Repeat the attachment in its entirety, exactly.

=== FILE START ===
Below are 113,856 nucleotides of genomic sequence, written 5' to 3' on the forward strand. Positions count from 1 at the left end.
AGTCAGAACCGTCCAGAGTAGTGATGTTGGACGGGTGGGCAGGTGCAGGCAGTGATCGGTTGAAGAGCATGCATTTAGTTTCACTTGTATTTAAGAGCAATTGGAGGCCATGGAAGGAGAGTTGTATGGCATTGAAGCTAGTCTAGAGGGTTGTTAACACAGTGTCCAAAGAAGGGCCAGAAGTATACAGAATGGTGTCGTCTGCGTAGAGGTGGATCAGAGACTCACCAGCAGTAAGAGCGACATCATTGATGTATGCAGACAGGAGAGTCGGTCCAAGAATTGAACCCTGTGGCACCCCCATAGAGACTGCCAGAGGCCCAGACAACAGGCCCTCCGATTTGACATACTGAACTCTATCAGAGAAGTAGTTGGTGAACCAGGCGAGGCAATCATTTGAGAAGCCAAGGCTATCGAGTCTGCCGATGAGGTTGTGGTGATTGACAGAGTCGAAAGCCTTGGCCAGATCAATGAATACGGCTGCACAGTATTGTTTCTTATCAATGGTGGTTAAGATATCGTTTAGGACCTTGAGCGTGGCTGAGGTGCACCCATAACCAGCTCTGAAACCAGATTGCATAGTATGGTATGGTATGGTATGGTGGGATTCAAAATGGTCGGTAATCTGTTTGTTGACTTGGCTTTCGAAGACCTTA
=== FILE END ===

Below are 113,856 nucleotides of genomic sequence, written 5' to 3' on the forward strand. Positions count from 1 at the left end.
AGTCAGAACCGTCCAGAGTAGTGATGTTGGACGGGTGGGCAGGTGCAGGCAGTGATCGGTTGAAGAGCATGCATTTAGTTTCACTTGTATTTAAGAGCAATTGGAGGCCATGGAAGGAGAGTTGTATGGCATTGAAGCTAGTCTAGAGGGTTGTTAACACAGTGTCCAAAGAAGGGCCAGAAGTATACAGAATGGTGTCGTCTGCGTAGAGGTGGATCAGAGACTCACCAGCAGTAAGAGCGACATCATTGATGTATGCAGACAGGAGAGTCGGTCCAAGAATTGAACCCTGTGGCACCCCCATAGAGACTGCCAGAGGCCCAGACAACAGGCCCTCCGATTTGACATACTGAACTCTATCAGAGAAGTAGTTGGTGAACCAGGCGAGGCAATCATTTGAGAAGCCAAGGCTATCGAGTCTGCCGATGAGGTTGTGGTGATTGACAGAGTCGAAAGCCTTGGCCAGATCAATGAATACGGCTGCACAGTATTGTTTCTTATCAATGGTGGTTAAGATATCGTTTAGGACCTTGAGCGTGGCTGAGGTGCACCCATAACCAGCTCTGAAACCAGATTGCATAGTATGGTATGGTATGGTATGGTGGGATTCAAAATGGTCGGTAATCTGTTTGTTGACTTGGCTTTCGAAGACCTTA